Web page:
"If you want to read a blog to get a sense of what is going on in Hong Kong these days or a blog that would tell you what life was like living in colonial Hong Kong, this blog, WALTER'S BLOG, fits the bill." Hong Kong Blog Review
"Nury's book may prove the defining exposition of why legitimate concerns about the extradition bill spiralled rapidly into wanton violence."
Ever since the Hong Kong protests turned violent last year, I've reflected on whether I misinterpreted the whole messy affair. I listened to all sides, using a critical eye to examine events including the actions of the government and Police. Along the way, I felt some pity for kids caught up in the moment. Many of these youngsters now face serious criminal charges, possible ruin and unsure futures. Meanwhile, the unscrupulous politicians who led them to the streets have either fled or gone silent.
At every turn, I kept coming back to the inescapable conclusion — some unseen entity is manipulating events. Somebody is nudging the well-drilled radicals along, seeking to draw the Police into over-reacting. As a student of social movements, crowd dynamics and how the actions/reactions of the authorities shape outcomes, this all intrigued me. I could see specific patterns emerging.
Of course, being an ex-copper, it's easy for the pundits to dismiss my interpretation as partisan. "He's protecting his former colleagues" was the often-heard refrain. A friend suggested, "You're paranoid". But, it's not so easy to dismiss the conclusions of an ardent government critic, with an in-depth knowledge of Hong Kong.
Like me, journalist and commentator Nury Vittachi is an adopted son of Hong Kong. That's where the similarities end. He made his name taking the mickey out of officials, including the Police. In the past, I was on the receiving end of Nury's barbs. For that reason, I always viewed his musings with a jaundiced eye. Yet, I recognise that every court needs a jester, who can speak truth to power under cover of humour. That's a powerful tool.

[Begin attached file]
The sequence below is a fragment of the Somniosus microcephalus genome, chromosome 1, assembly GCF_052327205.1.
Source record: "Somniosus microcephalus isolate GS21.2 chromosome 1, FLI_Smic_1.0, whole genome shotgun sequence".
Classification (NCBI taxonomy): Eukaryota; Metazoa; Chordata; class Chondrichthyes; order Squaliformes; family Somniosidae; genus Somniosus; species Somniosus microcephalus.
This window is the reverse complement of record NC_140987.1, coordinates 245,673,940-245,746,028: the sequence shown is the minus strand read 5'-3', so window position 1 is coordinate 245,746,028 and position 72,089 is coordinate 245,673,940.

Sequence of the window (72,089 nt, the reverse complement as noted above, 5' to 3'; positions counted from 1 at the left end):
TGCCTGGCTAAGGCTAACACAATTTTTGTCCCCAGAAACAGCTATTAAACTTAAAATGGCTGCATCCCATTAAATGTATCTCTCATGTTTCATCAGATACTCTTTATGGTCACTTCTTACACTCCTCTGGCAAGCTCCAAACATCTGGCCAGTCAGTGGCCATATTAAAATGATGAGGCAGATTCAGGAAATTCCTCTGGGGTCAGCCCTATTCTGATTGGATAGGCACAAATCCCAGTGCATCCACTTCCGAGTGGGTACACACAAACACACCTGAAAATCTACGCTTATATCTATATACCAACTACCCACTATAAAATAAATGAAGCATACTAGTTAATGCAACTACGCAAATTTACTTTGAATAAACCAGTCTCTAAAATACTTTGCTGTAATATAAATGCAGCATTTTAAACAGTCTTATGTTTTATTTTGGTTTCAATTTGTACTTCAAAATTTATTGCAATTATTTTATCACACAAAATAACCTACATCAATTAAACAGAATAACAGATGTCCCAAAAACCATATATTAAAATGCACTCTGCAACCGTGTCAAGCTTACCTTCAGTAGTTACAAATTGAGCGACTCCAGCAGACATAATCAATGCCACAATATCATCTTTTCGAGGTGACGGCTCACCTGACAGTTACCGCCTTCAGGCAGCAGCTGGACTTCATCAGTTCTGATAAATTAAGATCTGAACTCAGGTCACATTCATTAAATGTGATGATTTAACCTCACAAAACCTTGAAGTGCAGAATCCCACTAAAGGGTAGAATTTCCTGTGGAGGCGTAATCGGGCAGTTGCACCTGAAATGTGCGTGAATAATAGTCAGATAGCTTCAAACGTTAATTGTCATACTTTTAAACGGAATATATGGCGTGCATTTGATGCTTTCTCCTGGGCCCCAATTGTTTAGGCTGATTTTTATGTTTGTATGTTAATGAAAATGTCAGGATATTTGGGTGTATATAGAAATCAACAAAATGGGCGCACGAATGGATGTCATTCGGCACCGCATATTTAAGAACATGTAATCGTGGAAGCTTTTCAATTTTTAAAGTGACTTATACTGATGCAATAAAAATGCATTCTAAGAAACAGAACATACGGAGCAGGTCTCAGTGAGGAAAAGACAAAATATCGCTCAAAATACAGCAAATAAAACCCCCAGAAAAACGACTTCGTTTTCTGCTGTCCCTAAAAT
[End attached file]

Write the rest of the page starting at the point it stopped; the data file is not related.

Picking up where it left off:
Thus, having finished his account of the troubles —"The Other Side of the Story" —I’m stunned we agree on so much. Finally, an account emerges that gives a balanced and insightful framing of events.
Nury's book may prove the defining exposition of why legitimate concerns about the extradition bill spiralled rapidly into wanton violence. And yet when the bill is withdrawn, that violence continued unabated.
In telling the tale, Nury notes that there is plenty of blame to go around. He spares no one. But particular focus lands on the biased coverage by foreign journalists and the unseen 'forces' working behind the scenes.
To get the story across, Nury deploys his trademark humour, the absurd and a 'tongue in cheek' style. You’re lulled into a false sense of ease, before an exceptionally profound point lands in your lap.
Unlike foreign journalists, with their monochromatic views, Nury understands the nuance, the grainy detail of this place. But as he points out in the opening remarks, he's immediately lashed on social media as a Beijing stalwart for addressing truths.
Unfortunately, that's the crazy world we live in. Personal attacks and unthinking bile have replaced sensible discussion. Irrational types engage in this sort of name-calling rather than addressing the issues. All this nonsense is despite Nury's credentials as a robust critic of the Hong Kong Government and Beijing.
In my view, China long sought to give Hong Kong as much freedom as possible after laying down some 'red-lines'. As a consequence, after 1997, despite constant prophecies of doom, Hong Kong boomed. It's the safest city on the planet, while people enjoy the longest life expectancy. We do better than Japan on that score. Yes, we have inequality and pollution, but we are working towards addressing these issues.
Plus, in all the recent noise, often forgotten is that in 2014 our march towards democracy stalled. Why? Well, because the pan-democrats vetoed proposals that incrementally moved us in the right direction. For them, it was 'all or nothin'—this thickheaded decision set in train a course of events that soon spun out of control.